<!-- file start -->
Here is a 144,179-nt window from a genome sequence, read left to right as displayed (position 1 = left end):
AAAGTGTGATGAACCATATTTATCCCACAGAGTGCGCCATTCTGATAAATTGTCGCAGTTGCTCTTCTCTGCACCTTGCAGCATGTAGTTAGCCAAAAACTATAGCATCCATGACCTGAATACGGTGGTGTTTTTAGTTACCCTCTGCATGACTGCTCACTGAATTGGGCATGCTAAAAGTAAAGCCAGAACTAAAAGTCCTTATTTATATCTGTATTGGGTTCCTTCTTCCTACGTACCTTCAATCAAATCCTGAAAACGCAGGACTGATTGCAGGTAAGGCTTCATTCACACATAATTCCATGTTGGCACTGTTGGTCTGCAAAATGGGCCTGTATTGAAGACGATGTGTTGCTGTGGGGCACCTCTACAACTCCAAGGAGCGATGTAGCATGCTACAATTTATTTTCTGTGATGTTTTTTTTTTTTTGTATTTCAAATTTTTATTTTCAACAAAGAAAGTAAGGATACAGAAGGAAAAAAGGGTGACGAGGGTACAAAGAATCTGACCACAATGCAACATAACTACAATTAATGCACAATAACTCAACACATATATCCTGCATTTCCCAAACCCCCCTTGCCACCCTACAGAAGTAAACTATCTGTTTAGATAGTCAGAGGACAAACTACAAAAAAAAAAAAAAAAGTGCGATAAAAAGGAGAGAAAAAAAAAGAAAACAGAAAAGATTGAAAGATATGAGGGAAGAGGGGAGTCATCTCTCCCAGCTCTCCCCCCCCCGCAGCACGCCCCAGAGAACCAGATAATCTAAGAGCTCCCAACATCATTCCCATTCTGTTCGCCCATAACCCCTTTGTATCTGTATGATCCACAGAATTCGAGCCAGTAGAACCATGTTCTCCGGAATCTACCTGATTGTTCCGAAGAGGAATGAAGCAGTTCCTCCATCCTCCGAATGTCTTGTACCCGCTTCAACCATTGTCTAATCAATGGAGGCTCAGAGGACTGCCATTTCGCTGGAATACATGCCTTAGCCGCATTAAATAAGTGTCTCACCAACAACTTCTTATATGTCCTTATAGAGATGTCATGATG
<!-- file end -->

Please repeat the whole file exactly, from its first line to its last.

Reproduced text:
Here is a 144,179-nt window from a genome sequence, read left to right as displayed (position 1 = left end):
AAAGTGTGATGAACCATATTTATCCCACAGAGTGCGCCATTCTGATAAATTGTCGCAGTTGCTCTTCTCTGCACCTTGCAGCATGTAGTTAGCCAAAAACTATAGCATCCATGACCTGAATACGGTGGTGTTTTTAGTTACCCTCTGCATGACTGCTCACTGAATTGGGCATGCTAAAAGTAAAGCCAGAACTAAAAGTCCTTATTTATATCTGTATTGGGTTCCTTCTTCCTACGTACCTTCAATCAAATCCTGAAAACGCAGGACTGATTGCAGGTAAGGCTTCATTCACACATAATTCCATGTTGGCACTGTTGGTCTGCAAAATGGGCCTGTATTGAAGACGATGTGTTGCTGTGGGGCACCTCTACAACTCCAAGGAGCGATGTAGCATGCTACAATTTATTTTCTGTGATGTTTTTTTTTTTTTGTATTTCAAATTTTTATTTTCAACAAAGAAAGTAAGGATACAGAAGGAAAAAAGGGTGACGAGGGTACAAAGAATCTGACCACAATGCAACATAACTACAATTAATGCACAATAACTCAACACATATATCCTGCATTTCCCAAACCCCCCTTGCCACCCTACAGAAGTAAACTATCTGTTTAGATAGTCAGAGGACAAACTACAAAAAAAAAAAAAAAAGTGCGATAAAAAGGAGAGAAAAAAAAAGAAAACAGAAAAGATTGAAAGATATGAGGGAAGAGGGGAGTCATCTCTCCCAGCTCTCCCCCCCCCGCAGCACGCCCCAGAGAACCAGATAATCTAAGAGCTCCCAACATCATTCCCATTCTGTTCGCCCATAACCCCTTTGTATCTGTATGATCCACAGAATTCGAGCCAGTAGAACCATGTTCTCCGGAATCTACCTGATTGTTCCGAAGAGGAATGAAGCAGTTCCTCCATCCTCCGAATGTCTTGTACCCGCTTCAACCATTGTCTAATCAATGGAGGCTCAGAGGACTGCCATTTCGCTGGAATACATGCCTTAGCCGCATTAAATAAGTGTCTCACCAACAACTTCTTATATGTCCTTATAGAGATGTCATGATG